Alabama town weighs changing name of road in memory of lynching victims

Published 5:54 am Thursday, March 3, 2022

By Siri Hedreen 

An Alabama town will consider renaming a road in memory of two local residents lynched in 1931 and 1947.

Te town of Camp Hill will consider renaming Old Highway 280 the “Gray-Norris Memorial Highway” next week, in memory of former residents Ralph Gray, lynched in 1931, and Mae Lizzie Norris lynched in 1947.

In a letter posted to the town’s Facebook page, Camp Hill mayor Messiah Williams-Cole said he had tabled the name change to the March 7 council meeting to give the citizens time to weigh in.

Gray, a member of the Alabama Sharecroppers Union, was murdered on July 15, 1931 by a lynch mob incited by Tallapoosa County Sheriff Kyle Young and Camp Hill police Chief J.M. Wilson. In “Hammer and Hoe,” the history of a short-lived communist movement among Alabama sharecroppers, historian Robin D.G. Kelley writes: “The simple fact of Black organizing, not to mention the involvement of the Communist Party, terrified the region’s white power structure and made a violent confrontation almost inevitable.”

Gray’s body was dumped on the Tallapoosa County Courthouse steps, “a clear warning to other Tallapoosa Blacks of the consequences of joining the cropper’s union of the communists.”

Norris, a 22-year-old mother of three, was murdered on May 4, 1947 by Albert Huey in a town-wide rampage. In the Facebook post, Williams-Cole shared a contemporary account of the day Norris (referred to in the account as “Mary Noyes”) was “wantonly killed by a hate-crazed murderer.”

It started when Huey, angry from an unrelated argument he had provoked with a Black man, took it out on the entire race. According to the account “Tallapoosa Terror,” Huey fetched a gun and entered the Black section of a segregated cafe, and “beat up a number of people who were sitting at tables, attacking them with the butt of his gun and his fists.”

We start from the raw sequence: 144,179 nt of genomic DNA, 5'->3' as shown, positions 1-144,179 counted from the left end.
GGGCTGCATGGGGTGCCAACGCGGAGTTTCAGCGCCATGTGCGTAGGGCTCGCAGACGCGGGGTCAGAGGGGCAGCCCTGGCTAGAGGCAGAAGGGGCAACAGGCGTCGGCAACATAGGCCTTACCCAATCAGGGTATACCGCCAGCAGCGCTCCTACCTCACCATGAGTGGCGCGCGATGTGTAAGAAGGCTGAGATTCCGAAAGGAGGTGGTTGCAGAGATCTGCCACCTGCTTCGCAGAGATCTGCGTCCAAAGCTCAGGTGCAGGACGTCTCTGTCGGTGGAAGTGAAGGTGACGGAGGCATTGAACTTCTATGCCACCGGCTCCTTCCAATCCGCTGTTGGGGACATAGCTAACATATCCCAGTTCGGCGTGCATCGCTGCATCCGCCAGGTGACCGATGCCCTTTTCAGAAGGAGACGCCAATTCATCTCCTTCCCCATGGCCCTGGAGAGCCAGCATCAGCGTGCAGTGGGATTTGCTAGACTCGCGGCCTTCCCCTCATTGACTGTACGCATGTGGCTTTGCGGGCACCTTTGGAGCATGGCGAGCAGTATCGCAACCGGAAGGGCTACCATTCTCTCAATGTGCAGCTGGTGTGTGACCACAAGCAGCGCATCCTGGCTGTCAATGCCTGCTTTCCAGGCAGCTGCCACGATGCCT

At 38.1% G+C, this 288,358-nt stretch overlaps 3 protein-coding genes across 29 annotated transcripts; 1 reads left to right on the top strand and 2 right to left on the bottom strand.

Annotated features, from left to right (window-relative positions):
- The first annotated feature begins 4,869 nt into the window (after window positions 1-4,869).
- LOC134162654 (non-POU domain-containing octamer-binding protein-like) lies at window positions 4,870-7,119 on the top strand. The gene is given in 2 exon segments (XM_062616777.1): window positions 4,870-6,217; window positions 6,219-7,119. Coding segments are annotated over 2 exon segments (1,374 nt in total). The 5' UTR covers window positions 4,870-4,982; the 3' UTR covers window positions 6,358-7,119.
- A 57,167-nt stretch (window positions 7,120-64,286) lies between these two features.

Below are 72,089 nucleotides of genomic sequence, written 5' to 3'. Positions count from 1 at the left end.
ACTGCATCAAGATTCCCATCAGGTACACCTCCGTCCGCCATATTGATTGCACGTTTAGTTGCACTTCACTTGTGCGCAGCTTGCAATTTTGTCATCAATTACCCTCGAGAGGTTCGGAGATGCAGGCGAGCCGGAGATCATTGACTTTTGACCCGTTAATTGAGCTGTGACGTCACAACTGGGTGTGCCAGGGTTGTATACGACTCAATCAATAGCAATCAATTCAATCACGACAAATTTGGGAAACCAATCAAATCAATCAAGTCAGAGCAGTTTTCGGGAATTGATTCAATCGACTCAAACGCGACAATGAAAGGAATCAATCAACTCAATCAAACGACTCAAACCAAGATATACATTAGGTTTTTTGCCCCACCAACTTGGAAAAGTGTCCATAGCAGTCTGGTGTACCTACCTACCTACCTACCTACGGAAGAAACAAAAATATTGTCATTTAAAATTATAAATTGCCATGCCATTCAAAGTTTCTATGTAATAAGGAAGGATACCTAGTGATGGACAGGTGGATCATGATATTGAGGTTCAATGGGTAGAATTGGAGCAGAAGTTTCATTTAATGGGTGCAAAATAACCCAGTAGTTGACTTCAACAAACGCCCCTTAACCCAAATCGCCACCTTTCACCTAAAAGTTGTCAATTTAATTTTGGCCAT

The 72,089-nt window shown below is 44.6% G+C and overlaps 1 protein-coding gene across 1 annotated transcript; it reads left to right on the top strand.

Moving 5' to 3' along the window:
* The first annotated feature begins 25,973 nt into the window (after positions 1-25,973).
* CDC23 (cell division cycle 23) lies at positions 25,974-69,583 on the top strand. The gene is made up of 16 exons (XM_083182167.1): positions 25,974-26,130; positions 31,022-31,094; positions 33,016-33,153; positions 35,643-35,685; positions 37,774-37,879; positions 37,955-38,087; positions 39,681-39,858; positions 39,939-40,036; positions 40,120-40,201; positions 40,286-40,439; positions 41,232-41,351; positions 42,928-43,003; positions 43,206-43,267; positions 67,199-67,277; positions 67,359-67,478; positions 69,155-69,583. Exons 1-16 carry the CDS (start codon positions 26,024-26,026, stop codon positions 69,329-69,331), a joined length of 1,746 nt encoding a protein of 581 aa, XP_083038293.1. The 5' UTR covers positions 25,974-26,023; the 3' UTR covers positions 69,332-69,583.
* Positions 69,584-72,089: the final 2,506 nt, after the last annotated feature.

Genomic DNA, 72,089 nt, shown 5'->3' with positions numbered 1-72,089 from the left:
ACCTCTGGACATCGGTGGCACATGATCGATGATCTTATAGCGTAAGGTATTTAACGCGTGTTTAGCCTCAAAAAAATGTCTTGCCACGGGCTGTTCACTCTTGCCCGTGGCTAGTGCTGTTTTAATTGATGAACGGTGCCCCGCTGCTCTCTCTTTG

As patrons tried to flee, Norris, then five months pregnant, was shot twice and stumbled to Slaughter Avenue before collapsing. According to the account, Camp Hill police officer Otis Smith was said to be trailing Huey the whole time but “failed to restrain him because he (Smith) had a sore arm.”

Last year, former mayor Frank Holley approached Williams-Cole and the Camp Hill Town Council to suggest renaming Wilson Street, which Holley alleges was named for the police chief who incited Gray’s murder. He also suggested renaming Slaughter Avenue after the woman who died there.

Camp Hill attorney Charles Gillenwaters, however, cautioned against it for fear of violating the Alabama Memorial Preservation Act, passed in 2017 to deter the removal of Confederate statues. Municipalities may be fined $25,000 for removing or renaming public landmarks more than 40 years old, provided there is documentation that the landmark was named after a person.

If not for the 2017 act, “I would be in favor of renaming Wilson Street in honor of Ralph Gray and Slaughter Avenue in honor of Mae Lizzie Norris,” Williams-Cole said last week. “[But] I think we can all agree that a total of $50,000 would serve better use to the citizens of Camp Hill than renaming streets.”

Old 280, which runs somewhat parallel to U.S. Highway 280, the bypass that replaced it, is the main turn-off for Camp Hill when traveling from Dadeville or Opelika. Williams-Cole acknowledged the change of address may be cumbersome for Old 280 residents, “however, I feel that we owe it to those who died for equality and injustice to recognize and honor them.”

“Please try to think of the effects it has on our youth to know the journey of what we have evolved from,” he said.

The Camp Hill Town Council is scheduled to meet Monday, March 7 at 6 p.m.

Lynching in America, an Equal Justice Initiative report, lists four reported lynchings for Tallapoosa County.